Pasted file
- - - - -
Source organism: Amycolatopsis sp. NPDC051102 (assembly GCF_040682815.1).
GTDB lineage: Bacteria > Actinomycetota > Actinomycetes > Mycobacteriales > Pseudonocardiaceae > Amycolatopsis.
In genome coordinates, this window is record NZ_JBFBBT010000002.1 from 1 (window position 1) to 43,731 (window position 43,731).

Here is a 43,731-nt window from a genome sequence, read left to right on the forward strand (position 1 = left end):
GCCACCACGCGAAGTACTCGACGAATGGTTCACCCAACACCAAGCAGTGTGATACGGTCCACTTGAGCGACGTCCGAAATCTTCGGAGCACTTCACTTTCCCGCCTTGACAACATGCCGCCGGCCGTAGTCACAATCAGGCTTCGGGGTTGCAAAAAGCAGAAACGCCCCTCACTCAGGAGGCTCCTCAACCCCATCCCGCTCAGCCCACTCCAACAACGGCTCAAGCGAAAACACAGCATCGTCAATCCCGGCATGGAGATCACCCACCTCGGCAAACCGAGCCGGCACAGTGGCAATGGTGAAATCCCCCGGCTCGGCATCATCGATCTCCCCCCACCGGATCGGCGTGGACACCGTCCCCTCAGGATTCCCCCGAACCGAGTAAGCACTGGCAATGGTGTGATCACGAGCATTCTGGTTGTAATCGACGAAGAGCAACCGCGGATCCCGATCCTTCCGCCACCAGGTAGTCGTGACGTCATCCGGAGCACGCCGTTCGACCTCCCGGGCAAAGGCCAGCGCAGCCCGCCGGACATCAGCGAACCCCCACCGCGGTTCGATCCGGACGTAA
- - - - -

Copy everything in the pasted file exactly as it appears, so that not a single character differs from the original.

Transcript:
Source organism: Amycolatopsis sp. NPDC051102 (assembly GCF_040682815.1).
GTDB lineage: Bacteria > Actinomycetota > Actinomycetes > Mycobacteriales > Pseudonocardiaceae > Amycolatopsis.
In genome coordinates, this window is record NZ_JBFBBT010000002.1 from 1 (window position 1) to 43,731 (window position 43,731).

Here is a 43,731-nt window from a genome sequence, read left to right on the forward strand (position 1 = left end):
GCCACCACGCGAAGTACTCGACGAATGGTTCACCCAACACCAAGCAGTGTGATACGGTCCACTTGAGCGACGTCCGAAATCTTCGGAGCACTTCACTTTCCCGCCTTGACAACATGCCGCCGGCCGTAGTCACAATCAGGCTTCGGGGTTGCAAAAAGCAGAAACGCCCCTCACTCAGGAGGCTCCTCAACCCCATCCCGCTCAGCCCACTCCAACAACGGCTCAAGCGAAAACACAGCATCGTCAATCCCGGCATGGAGATCACCCACCTCGGCAAACCGAGCCGGCACAGTGGCAATGGTGAAATCCCCCGGCTCGGCATCATCGATCTCCCCCCACCGGATCGGCGTGGACACCGTCCCCTCAGGATTCCCCCGAACCGAGTAAGCACTGGCAATGGTGTGATCACGAGCATTCTGGTTGTAATCGACGAAGAGCAACCGCGGATCCCGATCCTTCCGCCACCAGGTAGTCGTGACGTCATCCGGAGCACGCCGTTCGACCTCCCGGGCAAAGGCCAGCGCAGCCCGCCGGACATCAGCGAACCCCCACCGCGGTTCGATCCGGACGTAA